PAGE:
Louis VII was King of France, the son and successor of Louis VI . He ruled from 1137 until his death. He was a member of the House of Capet. His reign was dominated by feudal struggles , and saw the beginning of the long rivalry between France and England...

 by Adele of Champagne
Adèle of Champagne
Adèle of Champagne , also known as Adelaide and Alix, was the third wife of Louis VII of France and the mother of his only male heir, the future Philip II...

. Roger of Hoveden
Roger of Hoveden
Roger of Hoveden, or Howden , was a 12th-century English chronicler.From Hoveden's name and the internal evidence of his work, he is believed to have been a native of Howden in East Yorkshire. Nothing is known of him before the year 1174. He was then in attendance upon Henry II, by whom he was sent...

 wrote:
"The King of England was struck with great astonishment, and wondered what [this alliance] could mean, and, taking precautions for the future, frequently sent messengers into France for the purpose of recalling his son Richard; who, pretending that he was peaceably inclined and ready to come to his father, made his way to Chinon
Chinon
Chinon is a commune in the Indre-et-Loire department in central France well known for Château de Chinon.In the Middle Ages, Chinon developed especially during the reign of Henry II . The castle was rebuilt and extended, becoming one of his favorite residences...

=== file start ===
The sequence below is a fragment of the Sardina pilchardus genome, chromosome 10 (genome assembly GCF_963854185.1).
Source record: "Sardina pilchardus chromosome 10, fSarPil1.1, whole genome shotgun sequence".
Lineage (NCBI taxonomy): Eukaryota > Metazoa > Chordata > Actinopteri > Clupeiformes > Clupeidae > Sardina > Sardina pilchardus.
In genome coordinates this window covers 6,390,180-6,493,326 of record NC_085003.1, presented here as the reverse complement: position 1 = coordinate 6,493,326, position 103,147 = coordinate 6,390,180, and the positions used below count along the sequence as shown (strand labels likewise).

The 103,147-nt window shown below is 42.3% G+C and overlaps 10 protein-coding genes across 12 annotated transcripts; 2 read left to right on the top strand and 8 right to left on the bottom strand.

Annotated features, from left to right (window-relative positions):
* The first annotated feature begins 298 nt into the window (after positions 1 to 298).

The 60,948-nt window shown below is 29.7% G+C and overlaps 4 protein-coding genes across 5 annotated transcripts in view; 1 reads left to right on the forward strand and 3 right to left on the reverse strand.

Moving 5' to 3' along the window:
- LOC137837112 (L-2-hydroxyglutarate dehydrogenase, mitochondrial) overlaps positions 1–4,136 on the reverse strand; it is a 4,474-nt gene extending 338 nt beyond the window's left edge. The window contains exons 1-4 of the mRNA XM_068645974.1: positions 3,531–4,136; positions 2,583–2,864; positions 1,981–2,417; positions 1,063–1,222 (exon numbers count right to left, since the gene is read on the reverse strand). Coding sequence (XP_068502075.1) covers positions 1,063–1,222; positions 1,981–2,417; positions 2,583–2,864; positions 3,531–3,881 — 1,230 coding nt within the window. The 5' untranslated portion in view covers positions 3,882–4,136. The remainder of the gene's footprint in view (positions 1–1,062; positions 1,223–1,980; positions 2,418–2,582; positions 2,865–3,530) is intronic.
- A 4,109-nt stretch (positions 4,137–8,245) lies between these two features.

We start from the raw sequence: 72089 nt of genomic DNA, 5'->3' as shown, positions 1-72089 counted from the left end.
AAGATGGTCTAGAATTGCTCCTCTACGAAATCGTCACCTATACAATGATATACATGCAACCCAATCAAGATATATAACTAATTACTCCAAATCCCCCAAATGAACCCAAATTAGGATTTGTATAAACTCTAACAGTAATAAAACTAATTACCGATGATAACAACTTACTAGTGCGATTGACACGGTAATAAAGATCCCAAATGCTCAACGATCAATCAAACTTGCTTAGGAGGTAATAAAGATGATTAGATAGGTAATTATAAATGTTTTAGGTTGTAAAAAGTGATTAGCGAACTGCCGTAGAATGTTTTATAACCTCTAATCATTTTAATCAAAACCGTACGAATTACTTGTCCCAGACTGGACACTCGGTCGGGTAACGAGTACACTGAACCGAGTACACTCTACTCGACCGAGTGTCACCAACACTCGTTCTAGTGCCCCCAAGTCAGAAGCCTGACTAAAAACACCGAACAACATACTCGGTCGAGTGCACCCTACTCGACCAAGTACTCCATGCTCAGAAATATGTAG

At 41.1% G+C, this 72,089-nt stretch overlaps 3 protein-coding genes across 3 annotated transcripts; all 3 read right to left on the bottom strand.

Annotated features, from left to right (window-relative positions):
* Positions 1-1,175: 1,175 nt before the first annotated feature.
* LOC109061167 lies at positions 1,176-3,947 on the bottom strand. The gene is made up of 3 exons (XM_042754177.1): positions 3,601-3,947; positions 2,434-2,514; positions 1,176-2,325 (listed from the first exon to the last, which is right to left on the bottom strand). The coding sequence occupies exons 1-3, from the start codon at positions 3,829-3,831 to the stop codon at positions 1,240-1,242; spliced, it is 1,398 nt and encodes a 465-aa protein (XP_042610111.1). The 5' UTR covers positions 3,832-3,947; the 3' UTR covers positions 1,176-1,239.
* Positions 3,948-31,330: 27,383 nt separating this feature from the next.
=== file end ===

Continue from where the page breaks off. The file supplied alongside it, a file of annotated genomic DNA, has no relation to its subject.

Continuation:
, and, in spite of the person who had the custody thereof, carried off the greater part of his father's treasures, and fortified his castles in Poitou with the same, refusing to go to his father."


Overall, Hoveden is chiefly concerned with the politics of the relationship between Richard and King Philip. The historian John Gillingham
John Gillingham
John Gillingham is emeritus professor of medieval history at the London School of Economics and Political Science. On the 19th July 2007 he was elected into the Fellowship of the British Academy He is renowned as an expert on the Angevin empire.-Books:...

 has suggested that theories that Richard was homosexual probably stemmed from an official record announcing that, as a symbol of unity between the two countries, the kings of France and England had slept overnight in the same bed. He expressed the view that this was "an accepted political act, nothing sexual about it; ... a bit like a modern-day photo opportunity".

In exchange for Philip's help against his father, Richard promised to concede to him his rights to both Normandy and Anjou. Richard paid homage to Philip in November of the same year. With news arriving of the Battle of Hattin
Battle of Hattin
The Battle of Hattin took place on Saturday, July 4, 1187, between the Crusader Kingdom of Jerusalem and the forces of the Ayyubid dynasty....

, he took the cross at Tours
Tours
Tours is a city in central France, the capital of the Indre-et-Loire department.It is located on the lower reaches of the river Loire, between Orléans and the Atlantic coast. Touraine, the region around Tours, is known for its wines, the alleged perfection of its local spoken French, and for the...